Himalayan salt is rock salt (halite) mined from the Punjab region of Pakistan. The salt, which often has a pinkish tint due to trace minerals, is primarily used as a food additive to replace refined table salt but is also used for cooking and food presentation, decorative lamps and spa treatments. The product is often promoted with groundless claims that it has health benefits.
Himalayan salt is mined from the Salt Range mountains, the southern edge of a fold-and-thrust belt that underlies the Pothohar Plateau south of the Himalayas in Pakistan. Himalayan salt comes from a thick layer of Ediacaran to early Cambrian evaporites of the Salt Range Formation. This geological formation consists of crystalline halite intercalated with potash salts, overlain by gypsiferous marl and interlayered with beds of gypsum and dolomite with infrequent seams of oil shale that accumulated between 600 and 540 million years ago. These strata and the overlying Cambrian to Eocene sedimentary rocks were thrust southward over younger sedimentary rocks, and eroded to create the Salt Range.
Local legend traces the discovery of the Himalayan salt deposits to the army of Alexander the Great. However, the first records of mining are from the Janjua people in the 1200s. The salt is mostly mined at the Khewra Salt Mine in Khewra, Jhelum District, Punjab, Pakistan, which is situated in the foothills of the Salt Range hill system in the Punjab province of the Pakistan Indo-Gangetic Plain. It is primarily exported in bulk, and processed in other countries for the consumer market.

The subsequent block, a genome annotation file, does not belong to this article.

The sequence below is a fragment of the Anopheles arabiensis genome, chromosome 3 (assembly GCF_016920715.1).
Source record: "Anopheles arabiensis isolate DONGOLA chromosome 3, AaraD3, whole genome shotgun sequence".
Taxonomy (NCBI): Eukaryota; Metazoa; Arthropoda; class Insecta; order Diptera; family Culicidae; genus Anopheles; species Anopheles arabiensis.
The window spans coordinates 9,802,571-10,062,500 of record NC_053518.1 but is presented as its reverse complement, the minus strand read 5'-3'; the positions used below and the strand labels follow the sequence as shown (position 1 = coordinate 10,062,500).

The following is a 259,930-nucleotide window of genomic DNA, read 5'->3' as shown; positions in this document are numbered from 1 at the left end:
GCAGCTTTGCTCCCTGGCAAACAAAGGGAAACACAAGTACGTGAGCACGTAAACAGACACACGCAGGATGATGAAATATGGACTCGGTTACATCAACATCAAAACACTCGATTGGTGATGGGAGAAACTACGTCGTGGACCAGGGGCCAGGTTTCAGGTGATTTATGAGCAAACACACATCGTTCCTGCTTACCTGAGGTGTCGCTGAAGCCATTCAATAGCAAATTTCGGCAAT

Himalayan salt is chemically similar to table salt. Analysis of a range of Khewra salt samples showed them to be between 96% and 99% sodium chloride, with varying amounts of trace minerals such as calcium, iron, zinc, chromium, magnesium and sulfate, all at safe levels below 1%. Some salts mined in Pakistan are not suitable for food or industrial use without purification due to impurities. Some salt crystals from this region have an off-white to transparent color, while the trace minerals in some veins of salt give it a pink, reddish, or beet-red color.
Himalayan salt is used to flavor food. Due mainly to marketing costs, pink Himalayan salt is up to 20 times more expensive than table salt or sea salt. The impurities giving it its distinctive pink hue, as well as its unprocessed state and lack of anti-caking agents, have given rise to the belief that it is healthier than common table salt. There is no scientific basis for such claimed health benefits. In the United States, the Food and Drug Administration warned a manufacturer of dietary supplements, including one consisting of Himalayan salt, to discontinue marketing the products using unproven claims of health benefits.
Slabs of salt are used as serving dishes, baking stones, and griddles, and it is also used to make tequila shot glasses. In such uses, small amounts of salt transfer to the food or drink and alter its flavor profile.
It is also used to make "salt lamps" that radiate a pinkish or orangish hue, manufactured by placing a light source within the hollowed-out interior of a block of Himalayan salt. Claims that their use results in the release of ions that benefit health are without foundation. Similar scientifically-unsupported claims underlie use of Himalayan salt to line the walls of spas, along with its use for salt-inhalation spa treatments.
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